In Trujillo, the third-largest city in Peru, try arroz con pato – duck with rice. It’s a typical Trujillo dish that comes with green rice. The green comes from coriander and the duck meat is quite tender. More expensive places might serve a duck breast. Typically though, you’re getting a thigh or wing.
15. Cuy al Horno (Baked Guinea Pig)
And we save the most iconic Peruvian dish for last. We left it till late to give you a chance to put the kids to bed(!!)
Guinea pig is a pet in most of Western culture. The thought of eating your pet is not too appealing for most visitors. But, if you can set your reservations about that aside, then I think this is an essential Peruvian dish you need to try. You know – if you are up for it.
In Peru, guinea pigs are raised for their meat. They are cheap, plentiful, cute, and brown up nicely! The most common way to prepare Cuy, or guinea pig, is to cook them in the oven.
In Spanish, the dish is called Cuy al Horno, and Tipon, a small town outside of Cusco with amazing Inca ruins, is one of the best places to get cuy in Peru.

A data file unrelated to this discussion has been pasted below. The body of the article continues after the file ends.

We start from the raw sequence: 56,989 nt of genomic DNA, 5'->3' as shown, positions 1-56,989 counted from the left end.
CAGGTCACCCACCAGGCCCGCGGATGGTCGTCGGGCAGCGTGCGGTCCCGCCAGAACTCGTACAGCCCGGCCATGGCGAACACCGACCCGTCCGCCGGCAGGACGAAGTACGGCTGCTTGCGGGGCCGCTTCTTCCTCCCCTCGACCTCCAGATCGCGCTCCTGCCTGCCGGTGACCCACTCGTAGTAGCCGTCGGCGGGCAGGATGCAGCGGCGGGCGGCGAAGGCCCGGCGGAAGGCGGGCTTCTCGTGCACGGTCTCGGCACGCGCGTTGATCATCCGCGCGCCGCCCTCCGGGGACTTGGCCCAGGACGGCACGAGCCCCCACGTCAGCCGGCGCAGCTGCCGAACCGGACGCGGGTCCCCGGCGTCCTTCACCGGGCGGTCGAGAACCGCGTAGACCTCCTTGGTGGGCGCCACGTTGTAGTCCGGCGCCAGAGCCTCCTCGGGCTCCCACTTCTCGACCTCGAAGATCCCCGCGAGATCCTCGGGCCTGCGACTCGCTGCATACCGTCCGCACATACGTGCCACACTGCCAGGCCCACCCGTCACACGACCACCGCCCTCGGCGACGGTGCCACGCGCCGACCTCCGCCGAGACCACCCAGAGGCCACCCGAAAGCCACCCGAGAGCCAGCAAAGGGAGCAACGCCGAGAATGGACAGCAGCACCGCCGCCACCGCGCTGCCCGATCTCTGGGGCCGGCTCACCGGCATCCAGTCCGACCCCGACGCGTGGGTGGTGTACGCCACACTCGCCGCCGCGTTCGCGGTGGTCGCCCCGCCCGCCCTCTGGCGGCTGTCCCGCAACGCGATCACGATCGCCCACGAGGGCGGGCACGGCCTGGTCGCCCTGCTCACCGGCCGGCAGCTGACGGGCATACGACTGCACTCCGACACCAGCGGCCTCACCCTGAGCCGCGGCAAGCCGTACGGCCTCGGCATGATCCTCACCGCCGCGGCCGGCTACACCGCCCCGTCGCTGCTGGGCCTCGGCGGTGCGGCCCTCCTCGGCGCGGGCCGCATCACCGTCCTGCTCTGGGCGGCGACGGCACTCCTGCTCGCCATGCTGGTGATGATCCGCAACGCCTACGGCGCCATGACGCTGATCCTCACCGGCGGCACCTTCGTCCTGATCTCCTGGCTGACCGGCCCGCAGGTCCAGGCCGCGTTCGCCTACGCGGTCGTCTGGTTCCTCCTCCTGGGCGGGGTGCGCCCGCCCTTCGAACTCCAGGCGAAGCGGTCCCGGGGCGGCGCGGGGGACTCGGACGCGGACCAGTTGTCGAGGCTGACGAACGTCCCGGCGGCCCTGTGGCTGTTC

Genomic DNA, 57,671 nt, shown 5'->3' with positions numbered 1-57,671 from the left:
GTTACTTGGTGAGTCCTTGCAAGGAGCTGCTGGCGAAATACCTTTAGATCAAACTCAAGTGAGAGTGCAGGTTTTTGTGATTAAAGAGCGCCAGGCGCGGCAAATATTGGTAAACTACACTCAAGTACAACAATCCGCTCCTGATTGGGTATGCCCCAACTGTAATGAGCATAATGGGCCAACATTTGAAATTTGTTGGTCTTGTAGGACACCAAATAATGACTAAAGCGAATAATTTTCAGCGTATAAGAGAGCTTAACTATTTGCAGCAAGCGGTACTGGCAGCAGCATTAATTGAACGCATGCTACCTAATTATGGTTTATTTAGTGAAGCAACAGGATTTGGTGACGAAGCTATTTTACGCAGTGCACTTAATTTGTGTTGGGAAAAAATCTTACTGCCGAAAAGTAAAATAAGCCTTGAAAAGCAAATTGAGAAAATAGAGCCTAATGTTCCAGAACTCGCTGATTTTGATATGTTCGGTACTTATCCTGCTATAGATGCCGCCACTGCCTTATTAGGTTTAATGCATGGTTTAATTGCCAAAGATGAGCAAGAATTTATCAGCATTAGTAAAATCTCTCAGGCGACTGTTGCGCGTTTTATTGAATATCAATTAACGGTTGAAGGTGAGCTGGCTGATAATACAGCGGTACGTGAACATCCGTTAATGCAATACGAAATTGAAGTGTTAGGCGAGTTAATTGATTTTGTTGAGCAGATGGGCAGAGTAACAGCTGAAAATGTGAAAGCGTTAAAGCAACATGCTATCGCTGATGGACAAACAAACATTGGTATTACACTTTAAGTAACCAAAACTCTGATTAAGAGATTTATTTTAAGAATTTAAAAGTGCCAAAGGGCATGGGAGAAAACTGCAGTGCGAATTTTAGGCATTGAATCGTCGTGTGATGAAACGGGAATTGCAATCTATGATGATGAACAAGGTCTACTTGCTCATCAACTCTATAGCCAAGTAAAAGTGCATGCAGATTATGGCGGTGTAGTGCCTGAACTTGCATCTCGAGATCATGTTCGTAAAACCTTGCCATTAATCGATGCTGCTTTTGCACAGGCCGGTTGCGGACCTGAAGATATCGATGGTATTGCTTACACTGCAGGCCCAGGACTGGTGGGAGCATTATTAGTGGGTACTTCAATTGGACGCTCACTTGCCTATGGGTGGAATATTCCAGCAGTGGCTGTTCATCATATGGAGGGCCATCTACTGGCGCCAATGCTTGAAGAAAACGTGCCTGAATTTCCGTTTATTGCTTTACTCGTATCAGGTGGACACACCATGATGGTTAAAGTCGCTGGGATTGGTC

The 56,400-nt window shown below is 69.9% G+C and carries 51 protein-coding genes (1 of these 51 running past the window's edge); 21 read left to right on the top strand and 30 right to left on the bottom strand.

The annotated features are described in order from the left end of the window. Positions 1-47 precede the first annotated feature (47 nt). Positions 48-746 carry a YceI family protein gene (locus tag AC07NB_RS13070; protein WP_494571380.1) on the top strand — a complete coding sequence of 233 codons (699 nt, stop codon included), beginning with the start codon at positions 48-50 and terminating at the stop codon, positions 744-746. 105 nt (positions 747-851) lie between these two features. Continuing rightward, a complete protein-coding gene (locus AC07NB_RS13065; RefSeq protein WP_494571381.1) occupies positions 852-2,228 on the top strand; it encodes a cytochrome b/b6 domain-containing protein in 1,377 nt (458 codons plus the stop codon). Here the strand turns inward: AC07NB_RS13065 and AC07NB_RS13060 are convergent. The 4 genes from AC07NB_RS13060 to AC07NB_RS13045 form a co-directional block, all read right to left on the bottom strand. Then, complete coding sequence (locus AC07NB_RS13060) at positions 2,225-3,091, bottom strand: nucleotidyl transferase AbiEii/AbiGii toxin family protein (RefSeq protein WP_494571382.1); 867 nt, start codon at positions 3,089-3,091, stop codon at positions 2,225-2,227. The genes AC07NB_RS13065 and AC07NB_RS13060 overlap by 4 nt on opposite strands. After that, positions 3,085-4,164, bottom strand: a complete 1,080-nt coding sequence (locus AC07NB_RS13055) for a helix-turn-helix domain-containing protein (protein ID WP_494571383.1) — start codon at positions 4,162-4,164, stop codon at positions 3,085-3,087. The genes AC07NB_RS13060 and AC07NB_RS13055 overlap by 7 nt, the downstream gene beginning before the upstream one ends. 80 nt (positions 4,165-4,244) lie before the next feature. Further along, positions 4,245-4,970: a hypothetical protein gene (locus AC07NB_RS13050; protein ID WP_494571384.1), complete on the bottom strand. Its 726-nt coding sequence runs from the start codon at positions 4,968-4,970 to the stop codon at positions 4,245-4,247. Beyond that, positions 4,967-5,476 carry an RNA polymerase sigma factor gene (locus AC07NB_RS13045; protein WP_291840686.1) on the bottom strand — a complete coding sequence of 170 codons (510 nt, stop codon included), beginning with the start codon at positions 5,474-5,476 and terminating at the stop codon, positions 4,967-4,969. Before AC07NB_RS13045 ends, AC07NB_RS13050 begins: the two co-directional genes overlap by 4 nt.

One of the world’s best restaurants: In Lima, we spent a night eating at one of the best restaurants in the world. It was our most expensive meal ever (by far), but it was so worth it!
Enjoy authentic Peruvian food on your visit
When you visit Peru, we recommend adding as much of this delicious Peruvian food as possible to a do it yourself Peruvian food tour. The great thing about it is that it’s not hard to find most of these dishes. Simply head to a local market and you’ll find restaurants in the back serving most of them.
Although they are good, those restaurants usually serve them using cheaper ingredients. If you can, find a restaurant that specializes in each and give them a try.
You’ll be glad you did!
Looking for a Cool Day Trip? Try Peru’s second most popular destination. Take a day trip to Rainbow Mountain from Cusco
Heading to Cusco?
Well, you’re not alone. Most people are!
We came to Cusco using Peru Hop. Whether you’re an experienced traveler or a novice, we highly recommend Peru Hop. They make the journey from Lima to Cusco both fun and super easy.
You can read about our trip from Lima to Cusco on Peru Hop right here.
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Halef moved from Indonesia to the US nearly two decades ago to go to college here. He hasn’t looked back. He’s been to over forty countries and doesn’t plan on stopping anytime soon. He’s a Landscape Architect in Atlanta, GA.